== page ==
“Those taking part will have an extraordinary life-changing experience and we have seen the impact it is making already. Walking with the Wounded is not just about this one-off expedition, and having Prince Harry as our patron is fantastic as it raises the profile of the whole charity. He completely understands who these people are and the challenges they face, he has served in Afghanistan. He will just be one of the team, pulling his own sledge, putting up the tents, cooking the meals, and in my experience he wouldn’t want it any other way.”
Charity chief executive and former Army man Ed took part in the last challenge to the North Pole, but he said he found things tougher going this time as he prepared for his role in the US team.
“I am feeling older and slower,” he laughed. “There are a few things on your mind, but the one thing you don’t need is a niggling suspicious you might not be fit enough physically. It is a very harsh environment. When you are on the plateau, it is completely flat, with no features at all, nothing to focus your eye on. Whatever direction you look, it is exactly the same. It is very disorienting.”
Among those taking part is Duncan Slater, who lives near Diss and served in the RAF for 10 years. When an improvised explosive device blew up his vehicle in Afghanistan in 2009, he suffered devastating injuries and is now a double below the knee amputee. Duncan’s wife, Kim, featured in our glamorous make-over at Houghton Hall this spring when she spoke of her pride in her husband and how he had battled back from his horrific injuries to be chosen to take part in the South Pole challenge.
As well as tough training to prepare for the trip, Ed explained that the prosthetics used by those who have lost limbs are key to the success of the team.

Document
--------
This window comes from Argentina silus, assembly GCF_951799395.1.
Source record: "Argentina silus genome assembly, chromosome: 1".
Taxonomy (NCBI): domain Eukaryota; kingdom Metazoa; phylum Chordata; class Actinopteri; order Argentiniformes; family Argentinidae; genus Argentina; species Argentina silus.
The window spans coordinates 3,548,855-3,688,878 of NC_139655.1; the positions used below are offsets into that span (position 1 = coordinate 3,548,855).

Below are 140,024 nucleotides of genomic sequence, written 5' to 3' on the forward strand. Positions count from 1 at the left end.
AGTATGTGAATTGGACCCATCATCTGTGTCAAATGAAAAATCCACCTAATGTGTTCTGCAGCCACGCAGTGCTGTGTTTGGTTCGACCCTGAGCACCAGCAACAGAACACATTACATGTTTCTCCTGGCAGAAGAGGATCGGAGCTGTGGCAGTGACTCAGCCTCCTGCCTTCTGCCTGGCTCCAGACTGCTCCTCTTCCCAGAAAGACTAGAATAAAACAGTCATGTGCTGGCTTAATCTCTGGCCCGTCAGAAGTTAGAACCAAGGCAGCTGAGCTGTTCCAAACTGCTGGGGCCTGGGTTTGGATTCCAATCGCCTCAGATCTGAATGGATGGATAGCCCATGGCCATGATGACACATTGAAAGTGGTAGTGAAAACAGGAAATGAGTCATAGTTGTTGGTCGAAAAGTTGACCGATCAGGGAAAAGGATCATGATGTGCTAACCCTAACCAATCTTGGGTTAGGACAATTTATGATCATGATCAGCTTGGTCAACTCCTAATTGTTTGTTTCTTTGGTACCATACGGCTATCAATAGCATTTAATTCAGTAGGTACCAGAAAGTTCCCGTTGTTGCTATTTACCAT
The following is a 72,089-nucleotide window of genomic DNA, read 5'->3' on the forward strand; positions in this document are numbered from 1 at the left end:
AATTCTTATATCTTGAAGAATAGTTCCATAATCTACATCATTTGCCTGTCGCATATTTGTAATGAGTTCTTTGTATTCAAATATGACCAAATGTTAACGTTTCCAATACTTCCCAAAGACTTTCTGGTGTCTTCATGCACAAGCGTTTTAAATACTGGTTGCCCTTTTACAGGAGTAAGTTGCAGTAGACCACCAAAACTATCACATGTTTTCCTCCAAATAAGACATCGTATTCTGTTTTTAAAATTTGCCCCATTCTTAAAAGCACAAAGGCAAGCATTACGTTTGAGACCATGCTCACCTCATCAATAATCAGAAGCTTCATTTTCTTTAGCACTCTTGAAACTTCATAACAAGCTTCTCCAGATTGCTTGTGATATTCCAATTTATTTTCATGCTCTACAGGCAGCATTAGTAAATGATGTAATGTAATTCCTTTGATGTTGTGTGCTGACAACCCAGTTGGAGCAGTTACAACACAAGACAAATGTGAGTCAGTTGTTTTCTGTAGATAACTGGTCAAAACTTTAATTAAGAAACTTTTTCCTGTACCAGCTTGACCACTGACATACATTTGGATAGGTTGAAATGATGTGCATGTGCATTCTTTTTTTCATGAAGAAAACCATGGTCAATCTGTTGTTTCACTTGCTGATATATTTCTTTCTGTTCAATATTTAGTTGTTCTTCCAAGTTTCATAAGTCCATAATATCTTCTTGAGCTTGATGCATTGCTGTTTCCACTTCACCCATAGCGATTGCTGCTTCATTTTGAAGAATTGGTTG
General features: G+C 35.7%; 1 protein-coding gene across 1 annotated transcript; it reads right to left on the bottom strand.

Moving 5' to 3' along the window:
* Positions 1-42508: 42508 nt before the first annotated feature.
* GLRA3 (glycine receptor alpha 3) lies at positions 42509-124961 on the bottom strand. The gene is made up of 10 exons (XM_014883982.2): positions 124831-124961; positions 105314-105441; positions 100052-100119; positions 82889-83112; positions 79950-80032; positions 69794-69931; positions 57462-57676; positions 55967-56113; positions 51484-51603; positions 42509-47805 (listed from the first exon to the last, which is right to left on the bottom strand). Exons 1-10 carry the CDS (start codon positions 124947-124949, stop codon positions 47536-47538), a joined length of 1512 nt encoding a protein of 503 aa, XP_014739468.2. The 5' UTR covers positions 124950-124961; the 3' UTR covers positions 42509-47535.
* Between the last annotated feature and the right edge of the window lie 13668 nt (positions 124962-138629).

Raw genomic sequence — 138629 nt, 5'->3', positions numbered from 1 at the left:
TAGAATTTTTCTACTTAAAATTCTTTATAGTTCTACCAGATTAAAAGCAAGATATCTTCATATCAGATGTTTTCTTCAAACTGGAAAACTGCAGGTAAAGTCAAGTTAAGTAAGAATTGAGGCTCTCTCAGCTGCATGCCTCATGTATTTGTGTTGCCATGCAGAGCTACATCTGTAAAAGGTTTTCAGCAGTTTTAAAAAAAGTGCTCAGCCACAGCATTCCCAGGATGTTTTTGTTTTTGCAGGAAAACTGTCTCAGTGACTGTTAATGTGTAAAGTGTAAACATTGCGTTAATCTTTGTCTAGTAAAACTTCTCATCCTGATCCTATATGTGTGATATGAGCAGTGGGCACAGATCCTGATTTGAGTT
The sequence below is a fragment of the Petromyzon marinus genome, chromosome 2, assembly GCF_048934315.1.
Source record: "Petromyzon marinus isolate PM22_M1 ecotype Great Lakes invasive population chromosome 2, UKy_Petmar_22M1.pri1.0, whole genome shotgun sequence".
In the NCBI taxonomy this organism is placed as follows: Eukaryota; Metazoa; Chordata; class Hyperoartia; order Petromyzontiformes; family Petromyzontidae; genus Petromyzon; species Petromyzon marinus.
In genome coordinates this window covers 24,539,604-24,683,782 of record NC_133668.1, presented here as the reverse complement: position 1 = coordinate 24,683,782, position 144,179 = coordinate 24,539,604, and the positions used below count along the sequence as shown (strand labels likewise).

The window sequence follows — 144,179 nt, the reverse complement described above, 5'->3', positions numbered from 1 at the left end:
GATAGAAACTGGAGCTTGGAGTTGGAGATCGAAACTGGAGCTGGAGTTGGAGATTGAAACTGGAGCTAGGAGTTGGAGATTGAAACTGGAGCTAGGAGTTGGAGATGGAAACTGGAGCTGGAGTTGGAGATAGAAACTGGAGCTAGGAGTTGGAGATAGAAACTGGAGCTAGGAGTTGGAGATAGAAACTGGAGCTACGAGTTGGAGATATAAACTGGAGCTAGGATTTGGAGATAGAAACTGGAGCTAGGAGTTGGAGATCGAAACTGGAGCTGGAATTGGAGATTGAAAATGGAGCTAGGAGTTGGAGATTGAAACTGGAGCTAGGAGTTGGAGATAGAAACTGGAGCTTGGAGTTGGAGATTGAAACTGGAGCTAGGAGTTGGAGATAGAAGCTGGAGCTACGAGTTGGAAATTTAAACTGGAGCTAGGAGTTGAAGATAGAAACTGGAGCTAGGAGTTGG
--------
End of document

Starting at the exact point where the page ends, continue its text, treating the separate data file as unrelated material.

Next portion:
“We have had them in the cold chambers to see how they react to the extreme temperatures and the guys have been doing long distance work with them to check their fit. When we are in the polar conditions, the key is to how the stump fits into the socket as your leg can swell when you are in the Antarctic and you don’t want any sores.”
The teams left the UK on November 17, and after a stop in Cape Town for briefings, they flew to the Antarctic on November 20 to a Russian airbase.
“It is a good halfway house, it is fairly temperate there – about –5C to –10C,” Ed laughed. “From there, a seven-hour flight took them to the starting point where the temperature will be around -35C at an altitude of around 3000m.
“As soon as the wind starts blowing you are in danger of wind damage and then add in polar storms, where the snow gets whipped up - you can’t leave your tents because the visibility is so poor. You just hunker down. Once the tents are up though and the stoves are going, it is like the most welcome haven of goodness. You can never appreciate how good it feels to be in there.”
Route to new life
Walking with the Wounded was set up in 2010 by Ed Parker, who served with the Royal Green Jackets in the 1980s and 1990s and who now runs Edward Parker Wines from Stody Hall Barns near Melton Constable, and his old Army friend Simon Daglish to raise funds for specialist education and training programmes to help injured members of the armed forces in their career transition from the military to civilian life. Around 16,000 servicemen and women have been injured during conflicts spanning the past decade and the aim of their charity is to provide help after the initial medical care and rehabilitation, to ensure they can make a successful future for themselves.
Money raised by the charity goes towards anything from providing lodgings for a former member of the UK Armed Forces on a residential course to putting trainees through full vocational courses to set them on a new career.
To make a donation or find out more, see walkingwiththewounded.org.uk